Chiquita strikes cargo deal for US shipments with MSC
Chiquita, the multi-billion dollar banana distributor, has reached an agreement with the Mediterranean Shipping Company (MSC) to transport its fruit from Central America to the USA.
Great White Fleet is used to carry its fruit, and it will initially use five ships with capacity of 2,500-2,800 TEU, owned or chartered by MSC, each with a minimum of 550 reefer plugs.
The agreement notes that GWF will have the option, at its expense, to paint one or more of the vessels in its distinctive all-white livery, and place company flag and logos on the ships. The establishment of this new container service; a so-called space sharing agreement, will bring Chiquita fruit including the distinctive labelled bananas to the US Gulf coast, East coast, and the Bahamas.
It has not yet transpired whether Chiquita has therefore secured space for a ripening facility at New Orleans, something the company must do before leaving Gulfport which it announced it was doing back in May. MSC usually docks its ships at the Napoleon Avenue Container Terminal at the Port of New Orleans however.
Meanwhile, Chiquita has postponed a vote on its proposed merger with Irish fruit company Fyffes until next month. Chiquita is seeking a final buyout offer from Cutrale and Safra, a Brazilian partnership that had previously offered $611 million.
Port officials have said they do not anticipate a buyout would affect Chiquita’s decision to move its Gulf Coast operations to New Orleans. The company recently reached an agreement with the Port of Gulfport to remain there through the end of the year.
For more up-to-date information on Chiquita news, please visit: http://investors.chiquita.com/phoenix.zhtml?c=119836&p=irol-news&nyo=0
Biden establishes Supply Chain Disruptions Task Force
The US government is to establish a new body with the express purpose of addressing imbalances and other supply chain concerns highlighted in a review of the sector, ordered by President Joe Biden shortly after his inauguration.
The Supply Chain Disruptions Task Force will “focus on areas where a mismatch between supply and demand has been evident,” the White House said. The division will be headed up by the Secretaries of Commerce, Transportation, and Agriculture, and will focus on housing construction, transportation, agriculture and food, and semiconductors - a drastic shortage of which has hit some of the US economy’s biggest industries in consumer technology and vehicle manufacturing.
“The Task Force will bring the full capacity of the federal government to address near-term supply/demand mismatches. It will convene stakeholders to diagnose problems and surface solutions - large and small, public or private - that could help alleviate bottlenecks and supply constraints,” the White House said.
In late February, President Biden ordered a 100 day review of the supply chain across the key areas of medicine, raw materials and agriculture, the findings of which were released this week. While the COVID-19 health crisis had a deleterious effect on the nation’s supply chain, the published assessment of findings says the root cause runs much deeper. The review concludes that “decades of underinvestment”, alongside public policy choices that favour quarterly results and short-term solutions, have left the system “fragile”.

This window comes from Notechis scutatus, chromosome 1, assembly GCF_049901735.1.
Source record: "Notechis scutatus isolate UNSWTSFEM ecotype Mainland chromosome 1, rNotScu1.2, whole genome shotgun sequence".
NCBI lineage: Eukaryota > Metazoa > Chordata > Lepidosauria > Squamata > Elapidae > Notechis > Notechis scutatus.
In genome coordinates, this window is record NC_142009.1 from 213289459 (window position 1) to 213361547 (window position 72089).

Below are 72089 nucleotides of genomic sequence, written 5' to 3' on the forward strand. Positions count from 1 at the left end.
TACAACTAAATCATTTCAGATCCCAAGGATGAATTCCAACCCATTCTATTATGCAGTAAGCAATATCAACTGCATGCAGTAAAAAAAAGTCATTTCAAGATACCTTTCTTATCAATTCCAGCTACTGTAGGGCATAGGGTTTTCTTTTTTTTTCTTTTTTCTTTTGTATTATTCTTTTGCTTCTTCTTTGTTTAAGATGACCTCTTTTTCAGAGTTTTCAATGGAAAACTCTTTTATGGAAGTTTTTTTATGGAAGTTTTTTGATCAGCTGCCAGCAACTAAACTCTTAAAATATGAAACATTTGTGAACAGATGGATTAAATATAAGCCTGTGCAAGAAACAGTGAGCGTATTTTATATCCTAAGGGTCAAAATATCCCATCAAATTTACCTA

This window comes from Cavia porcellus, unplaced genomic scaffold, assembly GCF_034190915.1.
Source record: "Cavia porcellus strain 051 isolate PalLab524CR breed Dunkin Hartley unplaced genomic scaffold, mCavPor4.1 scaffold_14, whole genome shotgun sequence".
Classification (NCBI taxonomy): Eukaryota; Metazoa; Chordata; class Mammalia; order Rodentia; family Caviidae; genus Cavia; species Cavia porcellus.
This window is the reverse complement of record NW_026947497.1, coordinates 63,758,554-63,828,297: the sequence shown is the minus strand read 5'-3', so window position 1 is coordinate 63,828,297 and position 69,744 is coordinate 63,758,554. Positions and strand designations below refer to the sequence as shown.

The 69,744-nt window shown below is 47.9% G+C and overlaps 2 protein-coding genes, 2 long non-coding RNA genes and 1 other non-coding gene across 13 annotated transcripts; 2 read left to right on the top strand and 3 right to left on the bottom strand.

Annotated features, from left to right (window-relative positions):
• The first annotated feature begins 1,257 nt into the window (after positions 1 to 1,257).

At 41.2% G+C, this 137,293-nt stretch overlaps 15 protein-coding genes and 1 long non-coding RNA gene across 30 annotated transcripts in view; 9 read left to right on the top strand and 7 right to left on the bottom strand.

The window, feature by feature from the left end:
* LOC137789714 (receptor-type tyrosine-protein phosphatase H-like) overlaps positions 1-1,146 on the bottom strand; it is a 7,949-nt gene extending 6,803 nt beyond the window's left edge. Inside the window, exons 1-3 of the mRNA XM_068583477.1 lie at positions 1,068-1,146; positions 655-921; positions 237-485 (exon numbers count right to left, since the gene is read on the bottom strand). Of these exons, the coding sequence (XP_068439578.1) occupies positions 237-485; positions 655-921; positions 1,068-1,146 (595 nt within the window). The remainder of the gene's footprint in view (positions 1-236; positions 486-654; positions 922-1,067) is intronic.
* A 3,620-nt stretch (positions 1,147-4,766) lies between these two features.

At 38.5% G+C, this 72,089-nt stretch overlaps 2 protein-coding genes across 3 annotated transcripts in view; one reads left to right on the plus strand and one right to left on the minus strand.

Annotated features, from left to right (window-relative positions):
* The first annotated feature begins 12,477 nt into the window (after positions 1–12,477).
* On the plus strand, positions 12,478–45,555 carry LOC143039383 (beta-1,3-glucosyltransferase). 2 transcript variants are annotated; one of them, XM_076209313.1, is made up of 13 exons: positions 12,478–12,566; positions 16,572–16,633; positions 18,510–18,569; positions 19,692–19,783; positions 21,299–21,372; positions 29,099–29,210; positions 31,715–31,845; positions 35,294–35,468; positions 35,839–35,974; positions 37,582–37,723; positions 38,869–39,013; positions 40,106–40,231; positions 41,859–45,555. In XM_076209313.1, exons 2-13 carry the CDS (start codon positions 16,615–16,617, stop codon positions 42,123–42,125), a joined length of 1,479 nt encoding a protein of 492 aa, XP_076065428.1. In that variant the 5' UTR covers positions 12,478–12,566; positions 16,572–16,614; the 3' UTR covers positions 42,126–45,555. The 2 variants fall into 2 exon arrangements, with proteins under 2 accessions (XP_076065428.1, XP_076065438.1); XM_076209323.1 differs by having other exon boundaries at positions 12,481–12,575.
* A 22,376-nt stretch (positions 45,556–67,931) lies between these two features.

In response, the administration aims to address four key issues head on, strengthening its position in health and medicine, sustainable and alternative energy, critical mineral mining and processing, and computer chips.
Support domestic production of critical medicines
- A syndicate of public and private entities will jointly work towards manufacturing and onshoring of essential medical suppliers, beginning with a list of 50-100 “critical drugs” defined by the Food and Drug Administration.
- The consortium will be led by the Department of Health and Human Services, which will commit an initial $60m towards the development of a “novel platform technologies to increase domestic manufacturing capacity for API”.
- The aim is to increase domestic production and reduce the reliance upon global supply chains, particularly with regards to medications in short supply.
Secure an end-to-end domestic supply chain for advanced batteries
- The Department of Energy will publish a ‘National Blueprint for Lithium Batteries’, beginning a 10 year plan to "develop a domestic lithium battery supply chain that combats the climate crisis by creating good-paying clean energy jobs across America”.
- The effort will leverage billions in funding “to finance key strategic areas of development and fill deficits in the domestic supply chain capacity”.
Invest in sustainable domestic and international production and processing of critical minerals
- An interdepartmental group will be established by the Department of Interior to identify sites where critical minerals can be produced and processed within US borders. It will collaborate with businesses, states, tribal nations and stockholders to “expand sustainable, responsible critical minerals production and processing in the United States”.
- The group will also identify where regulations may need to be updated to ensure new mining and processing “meets strong standards”.
Partner with industry, allies, and partners to address semiconductor shortages
- The Department of Commerce will increase its partnership with industry to support further investment in R&D and production of semiconductor chips. The White House says its aim will be to “facilitate information flow between semiconductor producers and suppliers and end-users”, improving transparency and data sharing.
- Enhanced relationships with foreign allies, including Japan and South Korea will also be strengthened with the express proposed of increasing chip output, promoting further investment in the sector and “to promote fair semiconductor chip allocations”.